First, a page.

The authors report no other conflicts of interest.
Are there common familial influences for major depressive disorder and an overeating–binge eating dimension in both European American and African American Female twins?
Article first published online: 23 MAR 2014
Copyright © 2014 Wiley Periodicals, Inc.
International Journal of Eating Disorders
How to Cite
Munn-Chernoff, M. A., Grant, J. D., Agrawal, A., Koren, R., Glowinski, A. L., Bucholz, K. K., Madden, P. A.F., Heath, A. C. and Duncan, A. E. (2014), Are there common familial influences for major depressive disorder and an overeating–binge eating dimension in both European American and African American Female twins?. Int. J. Eat. Disord.. doi: 10.1002/eat.22280
- Article first published online: 23 MAR 2014
- Manuscript Accepted: 11 MAR 2014
- Manuscript Revised: 14 JAN 2014
- Manuscript Received: 23 OCT 2013
- National Institute of Alcohol Abuse and Alcoholism. Grant Numbers: AA09022, AA07728, AA11998, AA12640, AA17688, AA17915
- National Institute of Drug Abuse. Grant Numbers: DA019951, DA14363
- National Institute of Child Health and Human Development. Grant Number: HD49024
- ABMRF/The Foundation for Alcohol Research. Grant Number: T32 AA07580
- African American;
- major depression;
- binge eating
Although prior studies have demonstrated that depression is associated with an overeating–binge eating dimension (OE-BE) phenotypically, little research has investigated whether familial factors contribute to the co-occurrence of these phenotypes, especially in community samples with multiple racial/ethnic groups. We examined the extent to which familial (i.e., genetic and shared environmental) influences overlapped between Major Depressive Disorder (MDD) and OE-BE in a population-based sample and whether these influences were similar across racial/ethnic groups.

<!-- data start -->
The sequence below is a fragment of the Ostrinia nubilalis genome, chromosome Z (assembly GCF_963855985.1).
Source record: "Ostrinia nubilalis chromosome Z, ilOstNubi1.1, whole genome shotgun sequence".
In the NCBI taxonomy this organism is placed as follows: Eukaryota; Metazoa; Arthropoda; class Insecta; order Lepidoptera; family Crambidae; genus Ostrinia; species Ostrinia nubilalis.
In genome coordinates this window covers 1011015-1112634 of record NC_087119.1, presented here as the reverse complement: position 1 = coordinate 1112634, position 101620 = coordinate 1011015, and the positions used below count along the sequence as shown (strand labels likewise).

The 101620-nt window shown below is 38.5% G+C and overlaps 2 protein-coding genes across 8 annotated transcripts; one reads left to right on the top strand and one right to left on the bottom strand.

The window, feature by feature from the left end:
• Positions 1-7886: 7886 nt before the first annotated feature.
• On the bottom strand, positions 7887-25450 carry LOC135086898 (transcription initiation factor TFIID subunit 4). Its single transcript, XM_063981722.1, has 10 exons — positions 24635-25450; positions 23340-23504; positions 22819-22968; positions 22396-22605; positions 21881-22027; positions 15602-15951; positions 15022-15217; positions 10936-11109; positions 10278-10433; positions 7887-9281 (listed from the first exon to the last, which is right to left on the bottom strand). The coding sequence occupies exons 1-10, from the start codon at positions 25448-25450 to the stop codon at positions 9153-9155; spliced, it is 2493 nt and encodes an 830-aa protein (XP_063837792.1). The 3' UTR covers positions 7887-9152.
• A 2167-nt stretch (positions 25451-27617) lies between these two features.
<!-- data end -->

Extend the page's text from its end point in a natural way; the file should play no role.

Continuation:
Participants included 3,226 European American (EA) and 550 African American (AA) young adult women from the Missouri Adolescent Female Twin Study. An adaptation of the Semi-Structured Assessment for the Genetics of Alcoholism (SSAGA) was administered to assess lifetime DSM-IV MDD and OE-BE. Quantitative genetic modeling was used to estimate familial influences between both phenotypes; all models controlled for age.
The best-fitting model, which combined racial/ethnic groups, found that additive genetic influences accounted for 44% (95% CI: 34%, 53%) of the MDD variance and 40% (25%, 54%) for OE-BE, with the remaining variances due to non-shared environmental influences. Genetic overlap was substantial (rg = .61 [.39, .85]); non-shared environmental influences on MDD and OE-BE overlapped weakly (re = .26 [.09, .42]).
Results suggest that common familial influences underlie MDD and OE-BE, and the magnitude of familial influences contributing to the comorbidity between MDD and OE-BE is similar between EA and AA women. If racial/ethnic differences truly exist, then larger sample sizes may be needed to fully elucidate familial risk for comorbid MDD and OE-BE across these groups. © 2014 Wiley Periodicals, Inc. (Int J Eat Disord 2014)